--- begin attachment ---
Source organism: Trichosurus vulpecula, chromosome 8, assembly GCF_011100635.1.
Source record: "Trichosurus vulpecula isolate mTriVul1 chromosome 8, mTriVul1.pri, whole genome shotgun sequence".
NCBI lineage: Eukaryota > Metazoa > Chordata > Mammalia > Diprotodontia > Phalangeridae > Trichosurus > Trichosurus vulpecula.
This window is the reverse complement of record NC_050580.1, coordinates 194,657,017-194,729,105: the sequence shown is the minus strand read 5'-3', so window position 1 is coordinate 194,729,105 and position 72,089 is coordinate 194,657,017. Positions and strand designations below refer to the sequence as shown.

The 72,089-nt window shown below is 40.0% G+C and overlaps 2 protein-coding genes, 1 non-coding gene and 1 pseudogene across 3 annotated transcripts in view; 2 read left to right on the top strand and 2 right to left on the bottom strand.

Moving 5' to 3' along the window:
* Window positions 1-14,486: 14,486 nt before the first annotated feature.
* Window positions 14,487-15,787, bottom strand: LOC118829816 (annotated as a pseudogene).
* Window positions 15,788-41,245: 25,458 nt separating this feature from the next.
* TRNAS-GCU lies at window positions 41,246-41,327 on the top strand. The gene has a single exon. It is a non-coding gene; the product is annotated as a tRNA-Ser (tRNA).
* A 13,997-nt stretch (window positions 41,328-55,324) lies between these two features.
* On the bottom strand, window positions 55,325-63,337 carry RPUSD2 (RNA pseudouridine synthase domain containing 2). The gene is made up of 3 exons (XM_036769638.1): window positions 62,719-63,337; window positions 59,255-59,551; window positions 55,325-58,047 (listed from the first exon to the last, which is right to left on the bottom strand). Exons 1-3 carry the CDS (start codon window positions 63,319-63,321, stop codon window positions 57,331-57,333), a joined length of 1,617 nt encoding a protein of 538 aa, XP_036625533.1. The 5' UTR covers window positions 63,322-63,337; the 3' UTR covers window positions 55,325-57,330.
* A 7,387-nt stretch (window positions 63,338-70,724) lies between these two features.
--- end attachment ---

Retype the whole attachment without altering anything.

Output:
Source organism: Trichosurus vulpecula, chromosome 8, assembly GCF_011100635.1.
Source record: "Trichosurus vulpecula isolate mTriVul1 chromosome 8, mTriVul1.pri, whole genome shotgun sequence".
NCBI lineage: Eukaryota > Metazoa > Chordata > Mammalia > Diprotodontia > Phalangeridae > Trichosurus > Trichosurus vulpecula.
This window is the reverse complement of record NC_050580.1, coordinates 194,657,017-194,729,105: the sequence shown is the minus strand read 5'-3', so window position 1 is coordinate 194,729,105 and position 72,089 is coordinate 194,657,017. Positions and strand designations below refer to the sequence as shown.

The 72,089-nt window shown below is 40.0% G+C and overlaps 2 protein-coding genes, 1 non-coding gene and 1 pseudogene across 3 annotated transcripts in view; 2 read left to right on the top strand and 2 right to left on the bottom strand.

Moving 5' to 3' along the window:
* Window positions 1-14,486: 14,486 nt before the first annotated feature.
* Window positions 14,487-15,787, bottom strand: LOC118829816 (annotated as a pseudogene).
* Window positions 15,788-41,245: 25,458 nt separating this feature from the next.
* TRNAS-GCU lies at window positions 41,246-41,327 on the top strand. The gene has a single exon. It is a non-coding gene; the product is annotated as a tRNA-Ser (tRNA).
* A 13,997-nt stretch (window positions 41,328-55,324) lies between these two features.
* On the bottom strand, window positions 55,325-63,337 carry RPUSD2 (RNA pseudouridine synthase domain containing 2). The gene is made up of 3 exons (XM_036769638.1): window positions 62,719-63,337; window positions 59,255-59,551; window positions 55,325-58,047 (listed from the first exon to the last, which is right to left on the bottom strand). Exons 1-3 carry the CDS (start codon window positions 63,319-63,321, stop codon window positions 57,331-57,333), a joined length of 1,617 nt encoding a protein of 538 aa, XP_036625533.1. The 5' UTR covers window positions 63,322-63,337; the 3' UTR covers window positions 55,325-57,330.
* A 7,387-nt stretch (window positions 63,338-70,724) lies between these two features.